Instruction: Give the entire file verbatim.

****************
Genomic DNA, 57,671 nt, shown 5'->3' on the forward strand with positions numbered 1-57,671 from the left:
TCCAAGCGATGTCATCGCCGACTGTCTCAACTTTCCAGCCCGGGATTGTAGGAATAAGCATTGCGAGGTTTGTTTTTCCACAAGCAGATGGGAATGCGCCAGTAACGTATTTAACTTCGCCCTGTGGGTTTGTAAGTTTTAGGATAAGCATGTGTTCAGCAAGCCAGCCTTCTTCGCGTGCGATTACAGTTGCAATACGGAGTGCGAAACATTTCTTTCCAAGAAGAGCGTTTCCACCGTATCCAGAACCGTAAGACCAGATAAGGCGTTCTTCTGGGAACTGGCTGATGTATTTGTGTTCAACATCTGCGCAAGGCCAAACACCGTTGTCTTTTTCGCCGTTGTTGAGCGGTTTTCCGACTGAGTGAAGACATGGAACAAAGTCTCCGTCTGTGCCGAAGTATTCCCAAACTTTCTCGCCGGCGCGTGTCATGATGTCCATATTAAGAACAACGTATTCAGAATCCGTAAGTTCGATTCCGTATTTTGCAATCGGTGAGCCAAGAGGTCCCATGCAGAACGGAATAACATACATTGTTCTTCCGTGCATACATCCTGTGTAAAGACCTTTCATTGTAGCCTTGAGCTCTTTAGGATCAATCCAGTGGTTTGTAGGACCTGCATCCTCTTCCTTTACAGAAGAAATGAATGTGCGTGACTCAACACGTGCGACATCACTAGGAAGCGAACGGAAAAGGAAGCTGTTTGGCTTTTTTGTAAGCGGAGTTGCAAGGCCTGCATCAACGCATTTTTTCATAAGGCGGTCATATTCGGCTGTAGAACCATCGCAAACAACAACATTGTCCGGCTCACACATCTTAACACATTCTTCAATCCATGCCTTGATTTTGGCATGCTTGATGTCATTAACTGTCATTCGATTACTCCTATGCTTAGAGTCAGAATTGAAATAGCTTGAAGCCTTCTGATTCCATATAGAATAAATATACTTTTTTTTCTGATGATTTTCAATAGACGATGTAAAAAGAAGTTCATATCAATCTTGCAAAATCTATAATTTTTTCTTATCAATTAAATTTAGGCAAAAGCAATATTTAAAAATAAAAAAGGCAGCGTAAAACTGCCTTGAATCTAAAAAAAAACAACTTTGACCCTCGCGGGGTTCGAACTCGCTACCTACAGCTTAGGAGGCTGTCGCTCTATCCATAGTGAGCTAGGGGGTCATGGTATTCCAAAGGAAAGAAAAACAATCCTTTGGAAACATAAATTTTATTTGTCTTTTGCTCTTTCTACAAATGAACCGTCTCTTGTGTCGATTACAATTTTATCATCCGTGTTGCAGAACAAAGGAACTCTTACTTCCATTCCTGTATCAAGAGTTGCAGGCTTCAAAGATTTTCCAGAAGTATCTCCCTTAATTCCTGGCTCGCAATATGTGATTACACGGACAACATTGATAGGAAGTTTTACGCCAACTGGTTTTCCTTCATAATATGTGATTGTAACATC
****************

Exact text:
Genomic DNA, 57,671 nt, shown 5'->3' on the forward strand with positions numbered 1-57,671 from the left:
TCCAAGCGATGTCATCGCCGACTGTCTCAACTTTCCAGCCCGGGATTGTAGGAATAAGCATTGCGAGGTTTGTTTTTCCACAAGCAGATGGGAATGCGCCAGTAACGTATTTAACTTCGCCCTGTGGGTTTGTAAGTTTTAGGATAAGCATGTGTTCAGCAAGCCAGCCTTCTTCGCGTGCGATTACAGTTGCAATACGGAGTGCGAAACATTTCTTTCCAAGAAGAGCGTTTCCACCGTATCCAGAACCGTAAGACCAGATAAGGCGTTCTTCTGGGAACTGGCTGATGTATTTGTGTTCAACATCTGCGCAAGGCCAAACACCGTTGTCTTTTTCGCCGTTGTTGAGCGGTTTTCCGACTGAGTGAAGACATGGAACAAAGTCTCCGTCTGTGCCGAAGTATTCCCAAACTTTCTCGCCGGCGCGTGTCATGATGTCCATATTAAGAACAACGTATTCAGAATCCGTAAGTTCGATTCCGTATTTTGCAATCGGTGAGCCAAGAGGTCCCATGCAGAACGGAATAACATACATTGTTCTTCCGTGCATACATCCTGTGTAAAGACCTTTCATTGTAGCCTTGAGCTCTTTAGGATCAATCCAGTGGTTTGTAGGACCTGCATCCTCTTCCTTTACAGAAGAAATGAATGTGCGTGACTCAACACGTGCGACATCACTAGGAAGCGAACGGAAAAGGAAGCTGTTTGGCTTTTTTGTAAGCGGAGTTGCAAGGCCTGCATCAACGCATTTTTTCATAAGGCGGTCATATTCGGCTGTAGAACCATCGCAAACAACAACATTGTCCGGCTCACACATCTTAACACATTCTTCAATCCATGCCTTGATTTTGGCATGCTTGATGTCATTAACTGTCATTCGATTACTCCTATGCTTAGAGTCAGAATTGAAATAGCTTGAAGCCTTCTGATTCCATATAGAATAAATATACTTTTTTTTCTGATGATTTTCAATAGACGATGTAAAAAGAAGTTCATATCAATCTTGCAAAATCTATAATTTTTTCTTATCAATTAAATTTAGGCAAAAGCAATATTTAAAAATAAAAAAGGCAGCGTAAAACTGCCTTGAATCTAAAAAAAAACAACTTTGACCCTCGCGGGGTTCGAACTCGCTACCTACAGCTTAGGAGGCTGTCGCTCTATCCATAGTGAGCTAGGGGGTCATGGTATTCCAAAGGAAAGAAAAACAATCCTTTGGAAACATAAATTTTATTTGTCTTTTGCTCTTTCTACAAATGAACCGTCTCTTGTGTCGATTACAATTTTATCATCCGTGTTGCAGAACAAAGGAACTCTTACTTCCATTCCTGTATCAAGAGTTGCAGGCTTCAAAGATTTTCCAGAAGTATCTCCCTTAATTCCTGGCTCGCAATATGTGATTACACGGACAACATTGATAGGAAGTTTTACGCCAACTGGTTTTCCTTCATAATATGTGATTGTAACATC